State Climatologist Presents at Extension In-Service Training and Hay Production Expo 

Continuing our strong partnership with University of Florida Extension, State Climatologist David Zierden presented programs on climate variability, recent climate patterns, and an outlook for the coming season at two separate events in the past week.  The first was an in-service training day for North Florida county agents held at the Quincy Research and Education Center on 17 January.  The second was at the Hay Production Expo held at the Holmes County Agriculture Center in Bonifay on 25 January (pictured above).
Drought Gone on the Panhandle, Dry Conditions Continue on the Peninsula
Drought conditions on the Panhandle, which had been intensifying during the middle to late fall amid little to no rainfall, have improved owing to recent heavy rains this month and last. The latest U.S. Drought Monitor, issued on 19 January, indicates normal conditions north and west of the Gainesville area and abnormally dry conditions on much of the peninsula south of that area, as shown below.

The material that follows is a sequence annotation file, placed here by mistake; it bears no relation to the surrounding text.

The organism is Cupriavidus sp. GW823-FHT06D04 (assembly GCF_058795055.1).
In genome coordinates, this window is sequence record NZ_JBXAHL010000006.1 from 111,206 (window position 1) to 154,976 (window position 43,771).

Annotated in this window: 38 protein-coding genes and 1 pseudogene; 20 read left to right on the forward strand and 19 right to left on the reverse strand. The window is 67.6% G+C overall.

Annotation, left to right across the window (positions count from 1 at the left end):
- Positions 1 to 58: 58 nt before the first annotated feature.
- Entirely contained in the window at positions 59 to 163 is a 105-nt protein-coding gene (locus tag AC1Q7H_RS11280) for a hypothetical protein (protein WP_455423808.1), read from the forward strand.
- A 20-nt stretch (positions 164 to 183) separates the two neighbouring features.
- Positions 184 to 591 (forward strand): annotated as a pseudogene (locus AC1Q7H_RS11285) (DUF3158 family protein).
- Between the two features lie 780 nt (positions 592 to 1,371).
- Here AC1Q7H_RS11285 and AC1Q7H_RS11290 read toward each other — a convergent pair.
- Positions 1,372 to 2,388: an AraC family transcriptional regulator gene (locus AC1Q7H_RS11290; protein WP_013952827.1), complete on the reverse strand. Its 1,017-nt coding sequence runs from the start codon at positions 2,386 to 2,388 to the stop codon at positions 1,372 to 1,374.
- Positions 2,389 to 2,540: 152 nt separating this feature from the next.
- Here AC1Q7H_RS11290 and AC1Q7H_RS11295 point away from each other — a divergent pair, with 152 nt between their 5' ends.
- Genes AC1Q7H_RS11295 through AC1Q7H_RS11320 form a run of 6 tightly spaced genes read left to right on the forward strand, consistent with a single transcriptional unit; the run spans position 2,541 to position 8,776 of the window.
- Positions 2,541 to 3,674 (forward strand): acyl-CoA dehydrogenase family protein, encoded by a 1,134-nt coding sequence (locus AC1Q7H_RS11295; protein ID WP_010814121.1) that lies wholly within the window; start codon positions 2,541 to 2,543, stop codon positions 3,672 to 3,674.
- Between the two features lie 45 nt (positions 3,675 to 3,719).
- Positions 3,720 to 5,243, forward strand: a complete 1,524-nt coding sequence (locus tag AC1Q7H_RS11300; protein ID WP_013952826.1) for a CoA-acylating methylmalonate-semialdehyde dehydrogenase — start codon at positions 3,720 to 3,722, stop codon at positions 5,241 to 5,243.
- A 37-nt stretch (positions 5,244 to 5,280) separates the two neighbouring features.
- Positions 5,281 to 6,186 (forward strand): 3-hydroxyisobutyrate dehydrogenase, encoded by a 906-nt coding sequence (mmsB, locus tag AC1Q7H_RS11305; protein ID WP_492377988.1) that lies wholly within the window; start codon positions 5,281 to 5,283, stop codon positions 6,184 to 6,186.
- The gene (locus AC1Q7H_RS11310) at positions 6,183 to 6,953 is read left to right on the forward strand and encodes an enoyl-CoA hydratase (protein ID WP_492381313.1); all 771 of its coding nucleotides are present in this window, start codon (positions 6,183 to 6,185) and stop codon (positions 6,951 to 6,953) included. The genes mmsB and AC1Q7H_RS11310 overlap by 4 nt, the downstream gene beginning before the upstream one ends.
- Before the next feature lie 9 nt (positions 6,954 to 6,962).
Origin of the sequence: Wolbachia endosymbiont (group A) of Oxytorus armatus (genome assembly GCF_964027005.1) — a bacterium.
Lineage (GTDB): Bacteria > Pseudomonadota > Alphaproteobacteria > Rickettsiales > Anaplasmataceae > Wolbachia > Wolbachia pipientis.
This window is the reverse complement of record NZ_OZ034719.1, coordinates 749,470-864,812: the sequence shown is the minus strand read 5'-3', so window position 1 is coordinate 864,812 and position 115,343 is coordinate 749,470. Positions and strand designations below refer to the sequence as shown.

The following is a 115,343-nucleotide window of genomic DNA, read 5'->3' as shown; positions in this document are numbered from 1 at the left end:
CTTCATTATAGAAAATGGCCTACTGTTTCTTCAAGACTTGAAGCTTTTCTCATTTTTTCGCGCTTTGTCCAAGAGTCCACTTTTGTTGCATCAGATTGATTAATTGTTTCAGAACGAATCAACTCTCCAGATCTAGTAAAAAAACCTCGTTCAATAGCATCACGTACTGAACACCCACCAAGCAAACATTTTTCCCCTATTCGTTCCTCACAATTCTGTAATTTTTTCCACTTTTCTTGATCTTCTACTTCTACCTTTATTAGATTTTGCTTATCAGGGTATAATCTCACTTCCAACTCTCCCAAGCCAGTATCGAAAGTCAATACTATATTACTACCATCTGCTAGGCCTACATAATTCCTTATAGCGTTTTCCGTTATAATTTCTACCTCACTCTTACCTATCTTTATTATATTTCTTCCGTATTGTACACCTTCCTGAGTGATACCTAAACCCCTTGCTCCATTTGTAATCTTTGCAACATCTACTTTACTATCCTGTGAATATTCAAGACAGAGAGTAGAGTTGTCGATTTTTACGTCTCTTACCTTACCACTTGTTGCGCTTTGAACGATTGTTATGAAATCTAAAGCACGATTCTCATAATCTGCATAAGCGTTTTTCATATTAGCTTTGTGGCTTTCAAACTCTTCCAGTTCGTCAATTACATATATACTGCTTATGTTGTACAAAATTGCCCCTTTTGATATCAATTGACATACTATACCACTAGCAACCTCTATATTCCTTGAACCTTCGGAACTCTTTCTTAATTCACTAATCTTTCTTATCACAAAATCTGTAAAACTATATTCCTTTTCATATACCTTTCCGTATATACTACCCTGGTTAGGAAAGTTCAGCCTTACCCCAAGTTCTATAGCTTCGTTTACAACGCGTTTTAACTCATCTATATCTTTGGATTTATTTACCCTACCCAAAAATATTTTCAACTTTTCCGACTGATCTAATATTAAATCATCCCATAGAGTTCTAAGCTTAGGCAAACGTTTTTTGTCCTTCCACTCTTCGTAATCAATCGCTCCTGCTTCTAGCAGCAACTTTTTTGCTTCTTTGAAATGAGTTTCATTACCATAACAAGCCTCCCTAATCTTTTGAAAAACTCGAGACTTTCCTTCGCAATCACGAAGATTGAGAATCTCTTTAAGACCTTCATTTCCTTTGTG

State Climatologist Participates in U.S. Forest Service Drought Workshop
The Office of Sustainability and Climate Change of the U.S. Forest Service hosted a two-day workshop on adapting to drought in the Southeast on 18-19 January in Atlanta.  The objectives of the workshop were to expand the collective understanding of drought and its impacts in the region, identify adaptation strategies, and address opportunities and challenges to implement the strategies.